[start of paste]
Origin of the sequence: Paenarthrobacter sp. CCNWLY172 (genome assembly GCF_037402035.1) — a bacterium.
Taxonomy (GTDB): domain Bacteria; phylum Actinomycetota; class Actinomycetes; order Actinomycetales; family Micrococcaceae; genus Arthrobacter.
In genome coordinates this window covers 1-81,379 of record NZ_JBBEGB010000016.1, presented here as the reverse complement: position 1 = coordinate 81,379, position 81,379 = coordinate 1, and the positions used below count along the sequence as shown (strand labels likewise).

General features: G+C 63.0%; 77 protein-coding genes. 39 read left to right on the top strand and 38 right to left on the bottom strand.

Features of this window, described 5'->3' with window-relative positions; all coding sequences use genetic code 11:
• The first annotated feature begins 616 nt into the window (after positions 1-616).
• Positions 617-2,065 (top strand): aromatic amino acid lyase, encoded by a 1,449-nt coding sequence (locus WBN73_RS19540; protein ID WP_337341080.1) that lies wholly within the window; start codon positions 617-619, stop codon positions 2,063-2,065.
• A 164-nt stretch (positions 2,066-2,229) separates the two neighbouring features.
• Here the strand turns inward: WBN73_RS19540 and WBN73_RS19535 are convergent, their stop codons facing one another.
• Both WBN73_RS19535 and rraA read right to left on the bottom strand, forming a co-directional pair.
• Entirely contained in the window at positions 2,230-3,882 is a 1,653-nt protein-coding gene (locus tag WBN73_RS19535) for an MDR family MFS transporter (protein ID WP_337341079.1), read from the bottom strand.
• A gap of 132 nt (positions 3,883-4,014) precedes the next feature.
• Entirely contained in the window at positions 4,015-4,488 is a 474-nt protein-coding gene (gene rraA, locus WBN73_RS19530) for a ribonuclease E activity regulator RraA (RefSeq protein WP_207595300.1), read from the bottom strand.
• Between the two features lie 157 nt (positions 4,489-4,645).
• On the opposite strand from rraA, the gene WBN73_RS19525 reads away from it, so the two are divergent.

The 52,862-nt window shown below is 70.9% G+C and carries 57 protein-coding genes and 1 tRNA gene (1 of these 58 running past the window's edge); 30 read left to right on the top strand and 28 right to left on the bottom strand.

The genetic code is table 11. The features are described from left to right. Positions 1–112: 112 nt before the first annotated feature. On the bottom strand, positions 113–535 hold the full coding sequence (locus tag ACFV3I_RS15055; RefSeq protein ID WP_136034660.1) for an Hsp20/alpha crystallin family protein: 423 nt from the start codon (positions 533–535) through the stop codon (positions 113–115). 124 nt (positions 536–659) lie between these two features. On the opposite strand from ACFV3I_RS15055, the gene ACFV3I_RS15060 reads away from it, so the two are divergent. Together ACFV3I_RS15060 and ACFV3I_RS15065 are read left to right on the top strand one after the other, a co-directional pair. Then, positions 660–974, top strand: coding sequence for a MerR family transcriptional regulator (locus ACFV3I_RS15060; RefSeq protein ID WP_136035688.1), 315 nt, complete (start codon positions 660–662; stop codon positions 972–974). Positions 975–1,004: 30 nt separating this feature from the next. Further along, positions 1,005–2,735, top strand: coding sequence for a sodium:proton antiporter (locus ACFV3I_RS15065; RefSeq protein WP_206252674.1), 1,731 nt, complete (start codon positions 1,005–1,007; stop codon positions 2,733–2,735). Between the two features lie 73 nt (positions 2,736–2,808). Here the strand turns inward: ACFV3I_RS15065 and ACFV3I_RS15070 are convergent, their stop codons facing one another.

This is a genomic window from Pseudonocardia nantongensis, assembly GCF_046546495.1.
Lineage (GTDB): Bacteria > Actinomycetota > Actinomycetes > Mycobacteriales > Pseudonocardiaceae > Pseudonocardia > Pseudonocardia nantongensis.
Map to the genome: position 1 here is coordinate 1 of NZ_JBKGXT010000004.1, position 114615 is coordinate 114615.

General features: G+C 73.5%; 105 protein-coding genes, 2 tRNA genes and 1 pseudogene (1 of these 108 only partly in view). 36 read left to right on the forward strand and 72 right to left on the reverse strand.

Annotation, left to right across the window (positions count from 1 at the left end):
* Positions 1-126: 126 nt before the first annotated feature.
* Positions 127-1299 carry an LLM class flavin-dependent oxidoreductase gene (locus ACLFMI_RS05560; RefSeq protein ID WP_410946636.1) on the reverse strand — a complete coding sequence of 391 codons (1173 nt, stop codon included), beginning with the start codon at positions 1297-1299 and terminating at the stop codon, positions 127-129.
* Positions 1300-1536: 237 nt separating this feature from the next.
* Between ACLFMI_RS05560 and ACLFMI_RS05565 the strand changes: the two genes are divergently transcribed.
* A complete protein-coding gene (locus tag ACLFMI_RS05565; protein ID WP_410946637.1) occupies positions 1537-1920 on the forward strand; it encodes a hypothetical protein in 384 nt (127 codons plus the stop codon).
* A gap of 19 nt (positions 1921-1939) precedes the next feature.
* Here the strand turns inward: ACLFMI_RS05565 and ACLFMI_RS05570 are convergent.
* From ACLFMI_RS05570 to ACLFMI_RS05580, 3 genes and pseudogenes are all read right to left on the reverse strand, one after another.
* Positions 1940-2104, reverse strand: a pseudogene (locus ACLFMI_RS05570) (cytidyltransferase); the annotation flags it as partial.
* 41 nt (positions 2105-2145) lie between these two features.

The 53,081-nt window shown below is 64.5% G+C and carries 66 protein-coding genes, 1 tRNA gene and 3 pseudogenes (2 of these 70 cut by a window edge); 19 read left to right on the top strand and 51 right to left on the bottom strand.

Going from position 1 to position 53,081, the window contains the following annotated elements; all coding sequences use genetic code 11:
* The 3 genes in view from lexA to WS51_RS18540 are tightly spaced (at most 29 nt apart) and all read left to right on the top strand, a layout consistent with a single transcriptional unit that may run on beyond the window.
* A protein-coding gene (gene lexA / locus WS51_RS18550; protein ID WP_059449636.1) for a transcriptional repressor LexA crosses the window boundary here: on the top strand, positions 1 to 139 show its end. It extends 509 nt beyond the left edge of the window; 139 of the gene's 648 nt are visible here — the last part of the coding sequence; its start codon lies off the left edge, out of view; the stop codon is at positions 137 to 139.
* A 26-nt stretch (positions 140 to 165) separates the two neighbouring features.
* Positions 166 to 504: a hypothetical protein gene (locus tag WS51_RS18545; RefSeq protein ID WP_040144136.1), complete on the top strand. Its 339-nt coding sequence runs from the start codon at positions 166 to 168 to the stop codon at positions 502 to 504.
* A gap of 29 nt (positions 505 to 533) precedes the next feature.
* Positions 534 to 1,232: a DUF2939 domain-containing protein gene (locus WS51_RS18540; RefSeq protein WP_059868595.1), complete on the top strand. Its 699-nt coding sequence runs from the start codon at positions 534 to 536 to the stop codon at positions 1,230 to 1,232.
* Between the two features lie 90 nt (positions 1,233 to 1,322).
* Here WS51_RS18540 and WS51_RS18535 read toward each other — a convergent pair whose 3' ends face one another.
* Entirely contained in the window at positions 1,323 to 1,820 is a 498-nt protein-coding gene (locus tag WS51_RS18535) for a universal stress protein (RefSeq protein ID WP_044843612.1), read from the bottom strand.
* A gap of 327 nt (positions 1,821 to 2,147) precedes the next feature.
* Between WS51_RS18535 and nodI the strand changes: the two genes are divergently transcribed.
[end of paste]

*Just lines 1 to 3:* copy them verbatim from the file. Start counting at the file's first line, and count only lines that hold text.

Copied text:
Origin of the sequence: Paenarthrobacter sp. CCNWLY172 (genome assembly GCF_037402035.1) — a bacterium.
Taxonomy (GTDB): domain Bacteria; phylum Actinomycetota; class Actinomycetes; order Actinomycetales; family Micrococcaceae; genus Arthrobacter.
In genome coordinates this window covers 1-81,379 of record NZ_JBBEGB010000016.1, presented here as the reverse complement: position 1 = coordinate 81,379, position 81,379 = coordinate 1, and the positions used below count along the sequence as shown (strand labels likewise).